Shows that the half life of water absorption is 11-13min. So if you drink 1L at your rest stop, in about an hour you've more or less absorbed most of it. That being said, 'storing' water in your stomach isn't going to work but it will be stored in your bloodstream unless you overhydrate and piss it out. On the other hand, if you sip your water throughout the day, you're limiting the amount of water absorbed (1 sip = 10ml? so you only absorb 5ml in 11 minutes... kind of a waste of effort). I would (and have!) calculate the amount of water you need per mile or per hour on a given terrain and drink your fill using this 10min half life measurement. It works great on the PCT between water sources... for me it's 1L drunk in one go, walk 4 miles, drink 1L again, and 4 miles later I hit a stream... repeat

Derek M.
(dmusashe) - MLife

Locale: Pacific Northwest
Re: A study was done... on 01/22/2014 23:05:47 MST Print View

My general practice is to drink around 0.5 to 1 liter of water if I arrive at a water source and I am thirsty. I simply drink until I feel totally quenched. Then I fill my bottles up with however much water I think I'll need for the next stretch of the hike (before the next water source).

I find that this 0.5 to 1 liter water consumption is just about right for me. It gets me to a point where I'm not thirsty anymore, but it's not so overkill that I feel sick to my stomach afterwards and immediately pee it out.

Everyone is going to have their own preferences, of course, but it sounds like my own practice isn't so far out of line with many other out there.

David Thomas
(DavidinKenai) - MLife

Locale: North Woods. Far North.
Re: Re: A study was done... on 01/23/2014 01:13:07 MST Print View

Rather than relying on intake, I tend to look at output (admittedly easier for pointers than setters).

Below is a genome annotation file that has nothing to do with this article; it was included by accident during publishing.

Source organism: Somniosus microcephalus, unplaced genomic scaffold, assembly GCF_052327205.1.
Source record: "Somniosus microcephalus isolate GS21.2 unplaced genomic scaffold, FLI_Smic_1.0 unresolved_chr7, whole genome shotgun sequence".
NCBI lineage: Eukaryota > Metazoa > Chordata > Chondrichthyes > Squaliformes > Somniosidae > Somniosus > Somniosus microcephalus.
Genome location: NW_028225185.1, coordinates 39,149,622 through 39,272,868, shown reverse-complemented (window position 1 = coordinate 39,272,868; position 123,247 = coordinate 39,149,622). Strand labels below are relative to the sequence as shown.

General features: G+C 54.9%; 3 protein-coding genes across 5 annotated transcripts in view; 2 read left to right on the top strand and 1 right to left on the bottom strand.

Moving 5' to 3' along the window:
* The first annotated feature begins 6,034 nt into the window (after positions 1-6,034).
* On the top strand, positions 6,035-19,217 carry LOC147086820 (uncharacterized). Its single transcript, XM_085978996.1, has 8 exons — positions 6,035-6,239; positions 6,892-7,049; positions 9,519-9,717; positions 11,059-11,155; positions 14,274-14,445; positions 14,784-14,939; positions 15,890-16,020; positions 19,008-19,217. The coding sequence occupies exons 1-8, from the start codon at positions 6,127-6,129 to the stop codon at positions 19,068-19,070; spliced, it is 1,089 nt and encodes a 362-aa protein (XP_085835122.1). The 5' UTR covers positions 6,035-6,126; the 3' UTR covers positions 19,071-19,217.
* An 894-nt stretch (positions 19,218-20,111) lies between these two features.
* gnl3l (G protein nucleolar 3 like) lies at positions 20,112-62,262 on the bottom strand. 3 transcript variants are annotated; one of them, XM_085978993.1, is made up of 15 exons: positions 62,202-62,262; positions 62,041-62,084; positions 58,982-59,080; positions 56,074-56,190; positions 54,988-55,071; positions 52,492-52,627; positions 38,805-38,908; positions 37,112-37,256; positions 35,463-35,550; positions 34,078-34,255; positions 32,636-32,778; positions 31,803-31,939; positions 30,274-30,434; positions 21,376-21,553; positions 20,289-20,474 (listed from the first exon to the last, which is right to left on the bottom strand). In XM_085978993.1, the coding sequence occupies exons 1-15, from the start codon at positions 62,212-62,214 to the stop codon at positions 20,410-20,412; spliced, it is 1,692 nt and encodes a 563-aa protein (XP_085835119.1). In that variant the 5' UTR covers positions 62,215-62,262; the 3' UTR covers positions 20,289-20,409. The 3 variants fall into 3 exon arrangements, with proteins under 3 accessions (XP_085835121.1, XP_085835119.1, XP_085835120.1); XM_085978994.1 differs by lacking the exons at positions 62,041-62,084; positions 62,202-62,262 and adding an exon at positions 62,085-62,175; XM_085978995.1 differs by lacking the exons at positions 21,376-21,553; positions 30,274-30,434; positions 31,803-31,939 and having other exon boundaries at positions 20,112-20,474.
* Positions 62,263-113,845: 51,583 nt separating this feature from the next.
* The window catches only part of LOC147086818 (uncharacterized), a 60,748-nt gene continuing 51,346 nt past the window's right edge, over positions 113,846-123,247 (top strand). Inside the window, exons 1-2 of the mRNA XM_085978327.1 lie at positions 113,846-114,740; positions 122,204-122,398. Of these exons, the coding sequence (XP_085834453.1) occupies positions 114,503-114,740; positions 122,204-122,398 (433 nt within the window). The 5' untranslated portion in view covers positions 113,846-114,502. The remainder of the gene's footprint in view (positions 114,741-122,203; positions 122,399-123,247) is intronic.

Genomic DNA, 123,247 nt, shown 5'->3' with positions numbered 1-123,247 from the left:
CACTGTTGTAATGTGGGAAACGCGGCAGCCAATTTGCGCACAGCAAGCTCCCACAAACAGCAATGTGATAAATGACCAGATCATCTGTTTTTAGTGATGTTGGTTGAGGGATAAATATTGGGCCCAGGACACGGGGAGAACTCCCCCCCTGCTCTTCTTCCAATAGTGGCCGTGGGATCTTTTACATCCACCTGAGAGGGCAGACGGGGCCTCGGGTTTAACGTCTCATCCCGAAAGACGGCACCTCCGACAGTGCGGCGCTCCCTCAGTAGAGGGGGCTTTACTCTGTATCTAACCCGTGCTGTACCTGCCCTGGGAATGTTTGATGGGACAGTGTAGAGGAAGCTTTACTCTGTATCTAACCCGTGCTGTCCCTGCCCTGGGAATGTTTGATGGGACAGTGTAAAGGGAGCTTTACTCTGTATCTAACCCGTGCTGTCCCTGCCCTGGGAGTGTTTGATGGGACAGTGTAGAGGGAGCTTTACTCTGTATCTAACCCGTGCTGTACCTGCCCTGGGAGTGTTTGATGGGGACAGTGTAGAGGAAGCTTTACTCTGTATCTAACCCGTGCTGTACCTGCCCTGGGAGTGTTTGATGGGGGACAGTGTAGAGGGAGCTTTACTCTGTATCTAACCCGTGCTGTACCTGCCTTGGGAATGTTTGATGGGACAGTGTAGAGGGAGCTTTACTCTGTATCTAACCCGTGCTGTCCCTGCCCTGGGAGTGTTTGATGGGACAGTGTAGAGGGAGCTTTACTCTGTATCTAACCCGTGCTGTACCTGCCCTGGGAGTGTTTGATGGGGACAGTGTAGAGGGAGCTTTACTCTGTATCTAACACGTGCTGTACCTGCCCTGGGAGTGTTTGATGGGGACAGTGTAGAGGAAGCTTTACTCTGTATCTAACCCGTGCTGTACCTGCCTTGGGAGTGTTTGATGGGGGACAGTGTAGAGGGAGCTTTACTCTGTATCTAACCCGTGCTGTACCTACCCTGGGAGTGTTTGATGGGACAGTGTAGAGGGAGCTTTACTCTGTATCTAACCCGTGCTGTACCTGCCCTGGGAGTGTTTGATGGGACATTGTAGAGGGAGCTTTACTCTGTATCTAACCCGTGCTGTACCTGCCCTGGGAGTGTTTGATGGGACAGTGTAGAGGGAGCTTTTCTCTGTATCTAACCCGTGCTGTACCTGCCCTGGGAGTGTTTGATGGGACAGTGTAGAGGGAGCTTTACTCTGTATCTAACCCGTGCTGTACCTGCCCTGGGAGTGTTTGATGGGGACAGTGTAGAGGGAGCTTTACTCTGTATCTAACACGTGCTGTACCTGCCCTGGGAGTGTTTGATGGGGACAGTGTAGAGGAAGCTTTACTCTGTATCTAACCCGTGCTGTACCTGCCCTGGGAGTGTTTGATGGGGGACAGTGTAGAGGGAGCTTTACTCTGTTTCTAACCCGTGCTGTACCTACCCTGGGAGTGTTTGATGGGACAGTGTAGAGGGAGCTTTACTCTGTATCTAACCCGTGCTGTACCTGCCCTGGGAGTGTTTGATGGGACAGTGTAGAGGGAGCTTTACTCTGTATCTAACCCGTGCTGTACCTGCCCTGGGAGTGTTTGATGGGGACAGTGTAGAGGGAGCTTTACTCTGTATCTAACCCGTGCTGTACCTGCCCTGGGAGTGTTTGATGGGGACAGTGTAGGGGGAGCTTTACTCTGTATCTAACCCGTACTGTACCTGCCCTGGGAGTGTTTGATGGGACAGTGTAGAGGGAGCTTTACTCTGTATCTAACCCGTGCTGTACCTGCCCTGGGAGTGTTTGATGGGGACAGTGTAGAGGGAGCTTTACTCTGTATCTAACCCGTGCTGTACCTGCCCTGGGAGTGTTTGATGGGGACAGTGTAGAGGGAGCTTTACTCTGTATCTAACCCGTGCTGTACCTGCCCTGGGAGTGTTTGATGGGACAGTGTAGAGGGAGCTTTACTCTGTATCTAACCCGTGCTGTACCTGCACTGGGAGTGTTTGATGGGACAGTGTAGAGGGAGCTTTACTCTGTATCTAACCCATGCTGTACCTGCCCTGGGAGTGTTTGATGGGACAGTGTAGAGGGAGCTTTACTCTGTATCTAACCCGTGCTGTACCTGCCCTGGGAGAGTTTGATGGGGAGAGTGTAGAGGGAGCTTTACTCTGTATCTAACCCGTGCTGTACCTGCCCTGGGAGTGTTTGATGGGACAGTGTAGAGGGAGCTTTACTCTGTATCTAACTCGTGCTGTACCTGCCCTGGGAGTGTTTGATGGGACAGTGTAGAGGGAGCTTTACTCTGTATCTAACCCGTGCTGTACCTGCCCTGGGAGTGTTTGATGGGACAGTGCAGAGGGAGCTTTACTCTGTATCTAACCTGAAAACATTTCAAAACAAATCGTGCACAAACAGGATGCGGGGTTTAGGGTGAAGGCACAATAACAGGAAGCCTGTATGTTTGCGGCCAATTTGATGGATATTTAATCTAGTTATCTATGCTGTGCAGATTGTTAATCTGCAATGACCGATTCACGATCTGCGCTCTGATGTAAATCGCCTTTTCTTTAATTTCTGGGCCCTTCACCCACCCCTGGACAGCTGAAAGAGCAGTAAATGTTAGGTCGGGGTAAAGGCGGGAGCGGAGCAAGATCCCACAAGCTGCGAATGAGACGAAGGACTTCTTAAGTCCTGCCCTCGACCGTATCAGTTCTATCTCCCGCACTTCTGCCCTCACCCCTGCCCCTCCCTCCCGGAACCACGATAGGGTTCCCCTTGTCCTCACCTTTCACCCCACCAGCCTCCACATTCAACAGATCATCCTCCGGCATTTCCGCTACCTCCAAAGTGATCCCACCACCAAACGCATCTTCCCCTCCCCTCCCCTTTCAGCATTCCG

My MD wife focuses on 30 ml/hour as the minimum output for proper kidney function. You can pass a LOT more water than that, but passing LESS than that indicates you are under-hydrated. So one approach is:

"Could a shot-glass per hour with my pee?" and/or "Did I pee in the last few hours?" If not, drink MORE.

The colorimetry approach is, "Was my urine noticeably yellow/dark?" Then I need to drink more.

The Blood Bank assesses hydration by the tenting of your skin when they pinch the skin on the back of your hand. When I try to change that, it can take 12 to 24 hours of consciously greater input to turn it around.

I monitor urine volume and color for feedback on short-term hydration issues.

I assess skin tenting and my weight (I can estimate my weight to within a pound) for managing longer-term (24-48 hours) hydration issues.

Back to the OP: If you are passing a lot more than 30ml/hour, yes, you could have hydrated less and carried less weight for the previous miles.

Art ...
(asandh) - F
Re: Is the weight of water that you've already drunk that much different from the weight of carried water? on 01/23/2014 10:47:34 MST Print View

the OP's question is precisely why I half seriously suggested in another thread that weight carried should include both the weight of all gear and body weight.
problem solved ...

Dan Durston
(dandydan) - M

Locale: Cascadia
If nothing else... on 01/23/2014 21:01:53 MST Print View

If nothing else, a "camel" approach saves weight in water containers. I don't think anyone is suggesting drinking 3 liters, but by being willing to chug back a liter if needed one can make do with a bit less capacity.

Capacity entails weight, but not much. Maybe an 1-1.5oz saved if you chug a liter instead of packing it. A more salient difference is bulk. If you're packing 5-8 liters in the desert that's a lot of space. I'm heading on the PCT this summer and I want to bring my medium pack (ULA Ohm) rather than my 1 lbs heavier big pack. Drinking water when its available is a small part of keeping my load size manageable.

I think we all agree there's no reason not to drink up within reason, but trying to chug 3 liters is stupid. More important than any of this is carefully planning your water. That means not carrying 4L when you need 6, and it also means not carrying 6 when you need 4. Carefully managing the latter is where appreciable weight savings lie.